Dual Language in the Classroom
This weeks micro-innovations article MI Monday I Try English speaks about encouraging teachers to speak English in rural schools in India. In many rural schools and low-income schools, the language of teaching is the regional language while English is the second language. Thus, a very large portion of the audience that exits school is literate, but has little or no knowledge of English. And everyone knows and agrees that to be employable in India, youth need to have a good grasp of spoken and written English.
The challenge with teaching English also lies in the fact that not many teachers in rural and low-income schools have a good understanding of the language themselves. Thus, the learning that happens in class is directly proportional to the English teachers comfort and knowledge of the subject. Moreover, in the English class, language is taught mostly as a theoretical subject, and not in context to real-life situations.
But, what if English was taught as part of all classes, and not just the English class period?
We’ve come up with some strategies that teachers can implement in their class, to help build a stronger foundation of any second language that is taught in their school.
Our thinking was highly inspired by the famous cartoon series ‘Dora the Explorer’ and ‘Go Diego Go’. Children who watch these two series, begin to develop basic Spanish vocabulary. Although, this is an English series (aired in India), the characters introduce Spanish vocabulary terms through the episodes. For example, if Diego wants his jaguar cub to jump, he asks the viewers to say the word “Salto” (Spanish for Jump) to make the jaguar jump. Each episode incorporates this strategy, and after watching a bunch of episodes, most children develop basic knowledge of Spanish words and phrases.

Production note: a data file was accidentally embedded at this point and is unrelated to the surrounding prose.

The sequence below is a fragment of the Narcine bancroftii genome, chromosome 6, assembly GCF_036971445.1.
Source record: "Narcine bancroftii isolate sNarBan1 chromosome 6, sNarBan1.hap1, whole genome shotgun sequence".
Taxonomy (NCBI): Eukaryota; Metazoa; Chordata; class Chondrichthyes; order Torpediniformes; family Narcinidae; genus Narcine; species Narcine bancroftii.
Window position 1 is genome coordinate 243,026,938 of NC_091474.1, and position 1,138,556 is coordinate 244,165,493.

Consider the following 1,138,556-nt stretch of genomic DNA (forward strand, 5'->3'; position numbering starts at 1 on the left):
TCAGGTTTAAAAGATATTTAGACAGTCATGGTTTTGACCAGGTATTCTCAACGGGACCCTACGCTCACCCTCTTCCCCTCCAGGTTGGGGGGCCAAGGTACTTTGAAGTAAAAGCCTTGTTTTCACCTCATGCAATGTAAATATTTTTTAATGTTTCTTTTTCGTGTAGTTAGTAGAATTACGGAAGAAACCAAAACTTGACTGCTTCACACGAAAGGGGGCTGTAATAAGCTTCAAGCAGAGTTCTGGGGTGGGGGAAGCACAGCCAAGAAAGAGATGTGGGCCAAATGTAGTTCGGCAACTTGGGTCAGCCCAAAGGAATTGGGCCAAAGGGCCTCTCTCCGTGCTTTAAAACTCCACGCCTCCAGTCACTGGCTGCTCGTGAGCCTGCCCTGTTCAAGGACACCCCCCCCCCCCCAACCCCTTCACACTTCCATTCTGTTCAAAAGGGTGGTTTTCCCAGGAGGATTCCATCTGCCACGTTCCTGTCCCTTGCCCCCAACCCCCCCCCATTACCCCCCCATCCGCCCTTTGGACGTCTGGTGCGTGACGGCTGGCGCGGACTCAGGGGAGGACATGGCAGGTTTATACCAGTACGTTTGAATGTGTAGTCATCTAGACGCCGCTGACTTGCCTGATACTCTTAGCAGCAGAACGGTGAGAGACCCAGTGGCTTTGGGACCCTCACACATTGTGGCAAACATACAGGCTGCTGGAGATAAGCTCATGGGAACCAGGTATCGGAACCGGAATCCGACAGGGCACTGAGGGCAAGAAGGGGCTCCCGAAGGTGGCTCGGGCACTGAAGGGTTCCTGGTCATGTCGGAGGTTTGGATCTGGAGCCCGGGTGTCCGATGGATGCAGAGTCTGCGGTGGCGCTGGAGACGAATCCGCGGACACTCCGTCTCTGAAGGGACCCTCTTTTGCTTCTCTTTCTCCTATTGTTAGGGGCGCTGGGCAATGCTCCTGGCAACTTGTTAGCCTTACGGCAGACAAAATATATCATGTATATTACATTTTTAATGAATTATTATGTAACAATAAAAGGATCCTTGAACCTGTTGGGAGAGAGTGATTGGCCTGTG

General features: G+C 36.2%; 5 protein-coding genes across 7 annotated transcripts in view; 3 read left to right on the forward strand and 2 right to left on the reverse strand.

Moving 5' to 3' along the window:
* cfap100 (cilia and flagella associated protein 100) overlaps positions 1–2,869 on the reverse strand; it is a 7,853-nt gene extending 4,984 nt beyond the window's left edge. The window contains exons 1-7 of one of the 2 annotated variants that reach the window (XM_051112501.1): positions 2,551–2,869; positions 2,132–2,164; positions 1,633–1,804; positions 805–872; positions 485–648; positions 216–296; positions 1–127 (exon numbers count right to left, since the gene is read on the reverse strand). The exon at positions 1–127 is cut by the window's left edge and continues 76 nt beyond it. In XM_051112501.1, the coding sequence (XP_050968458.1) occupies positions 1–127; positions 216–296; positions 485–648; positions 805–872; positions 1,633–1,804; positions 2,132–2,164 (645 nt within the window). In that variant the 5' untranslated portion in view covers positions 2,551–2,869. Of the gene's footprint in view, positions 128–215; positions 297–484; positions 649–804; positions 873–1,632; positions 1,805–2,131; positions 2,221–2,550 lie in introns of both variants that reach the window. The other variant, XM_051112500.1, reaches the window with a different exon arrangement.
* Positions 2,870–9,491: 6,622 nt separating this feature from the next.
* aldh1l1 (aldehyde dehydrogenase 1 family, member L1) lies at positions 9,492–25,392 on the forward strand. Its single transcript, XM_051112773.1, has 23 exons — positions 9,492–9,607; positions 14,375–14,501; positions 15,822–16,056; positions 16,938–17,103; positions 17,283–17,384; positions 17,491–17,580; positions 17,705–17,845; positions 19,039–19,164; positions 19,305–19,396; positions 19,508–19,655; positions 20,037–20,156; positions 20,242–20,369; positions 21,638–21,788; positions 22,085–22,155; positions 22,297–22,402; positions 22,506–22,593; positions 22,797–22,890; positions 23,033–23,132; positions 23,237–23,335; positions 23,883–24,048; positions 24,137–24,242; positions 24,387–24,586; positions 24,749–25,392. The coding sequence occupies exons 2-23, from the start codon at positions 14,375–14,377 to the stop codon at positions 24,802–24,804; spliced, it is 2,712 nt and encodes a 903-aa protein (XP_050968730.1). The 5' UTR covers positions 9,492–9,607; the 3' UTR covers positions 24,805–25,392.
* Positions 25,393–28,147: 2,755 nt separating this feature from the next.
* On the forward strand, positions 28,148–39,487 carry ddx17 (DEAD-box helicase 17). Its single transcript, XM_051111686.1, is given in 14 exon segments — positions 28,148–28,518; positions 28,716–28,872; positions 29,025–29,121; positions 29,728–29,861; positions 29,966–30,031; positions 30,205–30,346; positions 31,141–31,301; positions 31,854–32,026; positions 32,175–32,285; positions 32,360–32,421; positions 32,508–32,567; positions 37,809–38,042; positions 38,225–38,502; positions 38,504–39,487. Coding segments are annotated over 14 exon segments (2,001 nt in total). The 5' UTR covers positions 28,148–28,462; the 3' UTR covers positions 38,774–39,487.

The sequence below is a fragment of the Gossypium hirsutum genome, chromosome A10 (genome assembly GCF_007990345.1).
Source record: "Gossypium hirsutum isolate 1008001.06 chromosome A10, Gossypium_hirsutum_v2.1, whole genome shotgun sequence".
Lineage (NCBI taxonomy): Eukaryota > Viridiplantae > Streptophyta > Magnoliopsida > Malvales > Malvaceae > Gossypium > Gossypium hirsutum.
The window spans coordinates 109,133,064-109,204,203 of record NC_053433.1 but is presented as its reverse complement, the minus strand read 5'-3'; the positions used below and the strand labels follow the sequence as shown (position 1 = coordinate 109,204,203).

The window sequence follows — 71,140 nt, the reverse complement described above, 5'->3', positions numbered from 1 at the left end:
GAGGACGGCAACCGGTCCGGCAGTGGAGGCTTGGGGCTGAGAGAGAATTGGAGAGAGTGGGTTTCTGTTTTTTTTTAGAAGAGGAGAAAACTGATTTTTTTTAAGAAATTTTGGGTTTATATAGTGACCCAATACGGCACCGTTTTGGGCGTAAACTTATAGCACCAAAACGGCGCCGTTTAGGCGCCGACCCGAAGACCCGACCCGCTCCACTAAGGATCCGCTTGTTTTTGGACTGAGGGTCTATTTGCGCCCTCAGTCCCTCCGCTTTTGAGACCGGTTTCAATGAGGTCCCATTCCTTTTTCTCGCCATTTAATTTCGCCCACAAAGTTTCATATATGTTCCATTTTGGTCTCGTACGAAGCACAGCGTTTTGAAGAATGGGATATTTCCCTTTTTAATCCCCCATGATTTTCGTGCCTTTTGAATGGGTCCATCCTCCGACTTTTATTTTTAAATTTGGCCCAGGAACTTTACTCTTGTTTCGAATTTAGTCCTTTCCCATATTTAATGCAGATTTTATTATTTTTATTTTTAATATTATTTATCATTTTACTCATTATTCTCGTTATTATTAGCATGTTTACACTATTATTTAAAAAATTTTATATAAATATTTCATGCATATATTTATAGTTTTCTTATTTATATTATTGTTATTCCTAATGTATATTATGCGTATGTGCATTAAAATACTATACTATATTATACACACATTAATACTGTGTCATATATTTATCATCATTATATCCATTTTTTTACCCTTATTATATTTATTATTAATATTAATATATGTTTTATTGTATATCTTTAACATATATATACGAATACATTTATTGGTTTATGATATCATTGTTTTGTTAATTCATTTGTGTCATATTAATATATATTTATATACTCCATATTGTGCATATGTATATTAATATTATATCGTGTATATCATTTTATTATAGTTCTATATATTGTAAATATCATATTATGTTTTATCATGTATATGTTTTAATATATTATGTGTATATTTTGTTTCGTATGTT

Think about it – can we incorporate the same strategy in classroom too?
What if English words and phrases were introduced in every class period, across all grades. A science teacher while teaching physics, would not only teach terms in the regional language, but would also put up an anchor chart that lists the term in the second language.
For example, most people know what the term “experiment” means – but do you also know the word for “experiment” in another language? In Hindi and Marthi, it is called “prayōga” and in Spanish it is called “experimento”. Now, if the second language in school was Marathi, then each time, instead of using the common English phrase “Let’s do an experiment to find out.”, the teacher would say the phrase in Marathi “च्या शोधण्यासाठी एक प्रयोग करूयात. (Cyā śōdhaṇyāsāṭhī ēka prayōga karūyāta.)”. This helps students get a better exposure to the second language, and it’s effective because the languages is spoken in context to a situation.
The same strategy can be adopted across Math, History, Geography and other subjects. Each subject teacher should make it a point to introduce at least five vocabulary words in the second language and speak at least two phrases in the second language.
To further promote development of second language, teachers could put up dual language labels on objects in class and in the school. So, the signboard for “Toilet” would also bear the label in Marathi “snānagr̥ha”. Likewise, teachers can put up dual language labels for the chair, table, blackboard and other items. Parents can also be encouraged to follow the same practice at home.
Do you think dual language strategies would work in your classroom? What strategies do you use to promote development of second languages? Please share your thoughts in the comments box below.